Bath time can be a fun time for small children, but the bathroom can also be a dangerous place for curious little ones.
“The reason is that toddlers have no sense of fear; they have no judgment and they’re very top heavy,” says pediatrician Dr. Pilar Bradshaw. “Their heads are large, and therefore, they tend to have a high center of gravity, so it’s very easy for a toddler to fall headfirst into a bathtub with water in it or a toilet with an open lid.”
To help reduce the risk of accidents and injuries:
- Never leave water in the bathtub when it is not in use.
- Secure toilet seat lids with a safety latch or a lock.
- Install no-slip strips or decals on the bottom of the bathtub.
- Put a cushioned cover over the water faucet so your child won’t be hurt if they bump their head.
- To prevent scalding, adjust your water heater so the hottest temperature at the faucet is no more than 120 degrees Fahrenheit (48.9 degrees Celsius). Test the water with your wrist or elbow to check that it feels warm, not hot.
- Store all medicines, vitamins and cosmetics up high and out of reach in a cabinet equipped with a safety latch or lock.
“Also, be sure to unplug anything electrical including hair straighteners, hair dryers, curling irons and razors. Wrap the cords and put them away, out of sight of little eyes and hands,” Dr. Bradshaw says.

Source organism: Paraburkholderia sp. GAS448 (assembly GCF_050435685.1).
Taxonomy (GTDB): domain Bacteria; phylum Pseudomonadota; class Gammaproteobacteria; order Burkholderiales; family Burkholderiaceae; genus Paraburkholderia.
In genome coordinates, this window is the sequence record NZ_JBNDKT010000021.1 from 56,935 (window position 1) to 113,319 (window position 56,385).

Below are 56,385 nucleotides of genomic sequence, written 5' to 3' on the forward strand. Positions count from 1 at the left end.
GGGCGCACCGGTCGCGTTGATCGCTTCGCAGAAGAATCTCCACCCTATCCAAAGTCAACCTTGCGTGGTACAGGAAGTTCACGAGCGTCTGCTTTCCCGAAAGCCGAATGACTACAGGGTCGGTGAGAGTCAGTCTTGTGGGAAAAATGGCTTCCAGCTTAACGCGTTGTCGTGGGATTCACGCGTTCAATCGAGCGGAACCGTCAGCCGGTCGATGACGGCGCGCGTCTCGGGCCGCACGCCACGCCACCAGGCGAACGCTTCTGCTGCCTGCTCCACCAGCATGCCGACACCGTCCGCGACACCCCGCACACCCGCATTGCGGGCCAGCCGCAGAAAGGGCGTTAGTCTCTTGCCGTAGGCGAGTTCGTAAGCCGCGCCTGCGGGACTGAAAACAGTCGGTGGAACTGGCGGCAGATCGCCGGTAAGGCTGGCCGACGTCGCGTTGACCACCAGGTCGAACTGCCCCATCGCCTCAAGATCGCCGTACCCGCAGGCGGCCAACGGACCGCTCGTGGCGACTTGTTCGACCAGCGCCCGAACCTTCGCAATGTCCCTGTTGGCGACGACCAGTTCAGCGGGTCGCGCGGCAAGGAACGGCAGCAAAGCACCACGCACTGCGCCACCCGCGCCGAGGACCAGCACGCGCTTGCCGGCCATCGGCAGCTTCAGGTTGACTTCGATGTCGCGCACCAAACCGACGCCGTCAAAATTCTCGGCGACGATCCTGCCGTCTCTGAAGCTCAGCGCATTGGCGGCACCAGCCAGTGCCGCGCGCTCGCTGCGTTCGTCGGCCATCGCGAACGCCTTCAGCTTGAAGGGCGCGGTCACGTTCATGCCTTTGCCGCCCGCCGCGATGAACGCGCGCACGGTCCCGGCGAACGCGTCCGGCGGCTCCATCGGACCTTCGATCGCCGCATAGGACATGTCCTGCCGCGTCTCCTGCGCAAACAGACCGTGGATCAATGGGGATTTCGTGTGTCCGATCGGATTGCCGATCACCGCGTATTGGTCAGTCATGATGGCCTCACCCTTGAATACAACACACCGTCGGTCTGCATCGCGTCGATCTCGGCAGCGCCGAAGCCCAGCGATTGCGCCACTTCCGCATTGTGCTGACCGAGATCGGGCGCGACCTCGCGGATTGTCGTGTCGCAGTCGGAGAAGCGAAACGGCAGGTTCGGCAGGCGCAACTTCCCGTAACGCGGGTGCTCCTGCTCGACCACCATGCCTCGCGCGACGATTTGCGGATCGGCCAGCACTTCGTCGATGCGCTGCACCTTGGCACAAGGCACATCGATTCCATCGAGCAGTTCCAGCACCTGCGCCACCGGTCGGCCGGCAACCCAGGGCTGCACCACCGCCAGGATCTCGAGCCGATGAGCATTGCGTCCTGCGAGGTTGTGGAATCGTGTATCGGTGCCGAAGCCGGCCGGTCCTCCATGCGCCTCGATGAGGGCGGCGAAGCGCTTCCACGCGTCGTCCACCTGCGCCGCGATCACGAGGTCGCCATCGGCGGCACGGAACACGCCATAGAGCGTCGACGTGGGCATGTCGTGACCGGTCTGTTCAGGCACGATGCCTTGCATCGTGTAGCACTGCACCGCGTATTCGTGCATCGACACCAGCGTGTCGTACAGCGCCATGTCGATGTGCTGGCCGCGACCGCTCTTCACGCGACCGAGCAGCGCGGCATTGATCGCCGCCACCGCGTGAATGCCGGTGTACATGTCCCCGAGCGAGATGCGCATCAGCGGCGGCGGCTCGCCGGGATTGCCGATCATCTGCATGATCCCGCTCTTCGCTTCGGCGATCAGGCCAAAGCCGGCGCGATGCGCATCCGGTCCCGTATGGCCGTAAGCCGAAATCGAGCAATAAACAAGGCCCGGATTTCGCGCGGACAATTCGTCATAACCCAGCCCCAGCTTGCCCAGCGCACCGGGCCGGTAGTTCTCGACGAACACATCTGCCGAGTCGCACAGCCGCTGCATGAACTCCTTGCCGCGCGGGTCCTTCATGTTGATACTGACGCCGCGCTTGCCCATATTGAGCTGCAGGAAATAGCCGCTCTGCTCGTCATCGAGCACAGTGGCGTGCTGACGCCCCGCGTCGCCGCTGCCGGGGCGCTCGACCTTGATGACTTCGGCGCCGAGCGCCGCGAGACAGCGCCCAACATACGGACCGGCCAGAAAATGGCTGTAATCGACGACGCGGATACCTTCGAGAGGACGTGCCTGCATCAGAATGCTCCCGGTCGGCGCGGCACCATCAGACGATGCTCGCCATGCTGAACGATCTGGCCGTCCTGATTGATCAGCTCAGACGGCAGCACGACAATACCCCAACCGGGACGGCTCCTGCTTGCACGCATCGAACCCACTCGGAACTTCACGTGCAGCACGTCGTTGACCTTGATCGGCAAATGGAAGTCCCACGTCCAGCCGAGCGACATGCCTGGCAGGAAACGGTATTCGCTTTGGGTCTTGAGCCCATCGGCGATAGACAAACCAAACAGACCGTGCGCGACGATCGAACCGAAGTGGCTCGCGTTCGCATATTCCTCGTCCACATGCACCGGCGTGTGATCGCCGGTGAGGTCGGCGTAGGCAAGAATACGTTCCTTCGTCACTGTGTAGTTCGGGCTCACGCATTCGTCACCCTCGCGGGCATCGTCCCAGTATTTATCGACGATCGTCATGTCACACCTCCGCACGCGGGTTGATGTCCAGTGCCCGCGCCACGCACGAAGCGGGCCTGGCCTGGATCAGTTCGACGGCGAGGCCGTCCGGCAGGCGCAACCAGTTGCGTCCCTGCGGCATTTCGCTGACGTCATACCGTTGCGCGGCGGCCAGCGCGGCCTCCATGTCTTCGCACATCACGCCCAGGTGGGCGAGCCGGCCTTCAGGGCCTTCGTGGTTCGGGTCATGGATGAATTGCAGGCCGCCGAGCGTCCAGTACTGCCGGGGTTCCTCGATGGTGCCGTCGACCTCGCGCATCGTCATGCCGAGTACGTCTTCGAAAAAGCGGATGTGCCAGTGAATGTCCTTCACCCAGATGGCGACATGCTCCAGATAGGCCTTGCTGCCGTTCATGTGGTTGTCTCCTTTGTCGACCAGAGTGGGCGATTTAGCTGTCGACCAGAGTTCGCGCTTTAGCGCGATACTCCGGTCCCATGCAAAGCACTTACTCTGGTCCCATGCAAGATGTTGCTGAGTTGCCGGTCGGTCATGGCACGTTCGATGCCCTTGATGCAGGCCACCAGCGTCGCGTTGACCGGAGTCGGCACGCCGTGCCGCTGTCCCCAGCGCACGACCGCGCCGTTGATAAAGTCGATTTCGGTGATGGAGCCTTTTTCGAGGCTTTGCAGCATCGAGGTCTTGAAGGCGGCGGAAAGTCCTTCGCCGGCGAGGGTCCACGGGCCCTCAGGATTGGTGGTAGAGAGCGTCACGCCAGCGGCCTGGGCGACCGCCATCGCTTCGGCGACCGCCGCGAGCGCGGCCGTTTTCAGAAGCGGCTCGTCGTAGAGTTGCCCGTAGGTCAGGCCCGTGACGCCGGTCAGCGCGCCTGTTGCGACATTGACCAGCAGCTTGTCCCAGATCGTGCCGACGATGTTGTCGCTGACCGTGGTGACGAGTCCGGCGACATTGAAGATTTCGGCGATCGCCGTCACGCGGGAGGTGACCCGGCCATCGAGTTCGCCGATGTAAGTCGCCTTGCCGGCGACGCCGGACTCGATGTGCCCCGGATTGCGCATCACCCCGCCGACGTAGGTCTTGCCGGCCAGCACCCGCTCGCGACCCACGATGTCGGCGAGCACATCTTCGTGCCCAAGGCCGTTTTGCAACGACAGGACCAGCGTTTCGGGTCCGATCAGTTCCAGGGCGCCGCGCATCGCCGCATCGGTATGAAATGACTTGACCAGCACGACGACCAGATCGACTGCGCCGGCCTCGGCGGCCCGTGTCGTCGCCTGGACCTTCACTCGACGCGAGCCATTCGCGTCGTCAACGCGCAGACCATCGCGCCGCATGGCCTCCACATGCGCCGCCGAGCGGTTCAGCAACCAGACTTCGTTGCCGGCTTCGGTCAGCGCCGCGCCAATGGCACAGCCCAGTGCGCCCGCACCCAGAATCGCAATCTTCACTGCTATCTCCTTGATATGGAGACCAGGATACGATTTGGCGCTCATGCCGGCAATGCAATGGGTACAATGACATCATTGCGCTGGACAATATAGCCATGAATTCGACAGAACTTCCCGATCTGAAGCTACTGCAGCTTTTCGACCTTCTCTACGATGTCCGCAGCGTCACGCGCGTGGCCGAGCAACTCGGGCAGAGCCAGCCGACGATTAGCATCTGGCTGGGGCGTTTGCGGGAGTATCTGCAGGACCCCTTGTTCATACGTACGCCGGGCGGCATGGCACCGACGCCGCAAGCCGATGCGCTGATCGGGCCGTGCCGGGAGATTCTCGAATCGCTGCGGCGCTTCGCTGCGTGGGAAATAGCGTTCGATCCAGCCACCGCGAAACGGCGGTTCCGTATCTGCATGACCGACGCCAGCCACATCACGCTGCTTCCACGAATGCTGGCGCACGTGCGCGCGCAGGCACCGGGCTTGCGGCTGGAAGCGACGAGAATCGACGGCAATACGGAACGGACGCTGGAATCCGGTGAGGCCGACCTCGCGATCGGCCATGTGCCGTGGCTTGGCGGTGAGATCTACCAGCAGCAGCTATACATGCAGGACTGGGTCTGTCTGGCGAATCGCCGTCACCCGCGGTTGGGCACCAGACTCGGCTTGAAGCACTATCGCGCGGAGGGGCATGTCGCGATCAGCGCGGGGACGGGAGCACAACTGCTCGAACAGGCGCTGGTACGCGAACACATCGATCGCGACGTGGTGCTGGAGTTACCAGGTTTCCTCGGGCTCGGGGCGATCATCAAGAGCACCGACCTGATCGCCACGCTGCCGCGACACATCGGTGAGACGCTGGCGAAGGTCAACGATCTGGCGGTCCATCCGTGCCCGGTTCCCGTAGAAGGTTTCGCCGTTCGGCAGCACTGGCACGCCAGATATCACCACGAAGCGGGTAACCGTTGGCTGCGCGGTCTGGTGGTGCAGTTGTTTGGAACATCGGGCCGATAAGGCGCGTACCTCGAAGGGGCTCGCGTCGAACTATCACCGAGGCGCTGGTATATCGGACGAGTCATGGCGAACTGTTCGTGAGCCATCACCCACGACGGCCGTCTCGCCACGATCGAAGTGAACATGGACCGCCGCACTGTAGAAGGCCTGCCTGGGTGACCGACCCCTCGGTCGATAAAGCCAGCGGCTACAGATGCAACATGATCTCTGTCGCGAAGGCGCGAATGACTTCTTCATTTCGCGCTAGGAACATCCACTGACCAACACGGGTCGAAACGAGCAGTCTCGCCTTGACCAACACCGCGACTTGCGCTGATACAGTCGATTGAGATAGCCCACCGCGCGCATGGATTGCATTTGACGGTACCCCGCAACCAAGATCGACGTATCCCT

Supervision is key
Accidents can happen quickly and without warning so never leave a young child alone in the bathroom or in the bathtub, even for a moment. Before you draw your child’s bath, take time to make sure everything you need is within arm’s reach. A baby left unattended can slip under the water without crying or screaming or splashing around.
“If for any reason something comes up and you need to leave that bathroom, take your baby or toddler with you,” Dr. Bradshaw says. “If they are in the tub, take them out, dry them off and take them out of the room with you. Do not leave your child in the bathroom alone, even for a minute or two because that’s all the time it takes for a young child to drown.”
No product can replace adult supervision. Bath seats and rings are meant to help you in bathing your young child; however, they will not prevent drowning if your child is left unattended.
The simplest way to avoid bathroom injuries is to make this room inaccessible unless your young child is accompanied by an adult. This may mean installing a latch high up on the door that a young child can’t reach. Be sure any lock on the door can be unlocked from the outside, just in case children lock themselves in.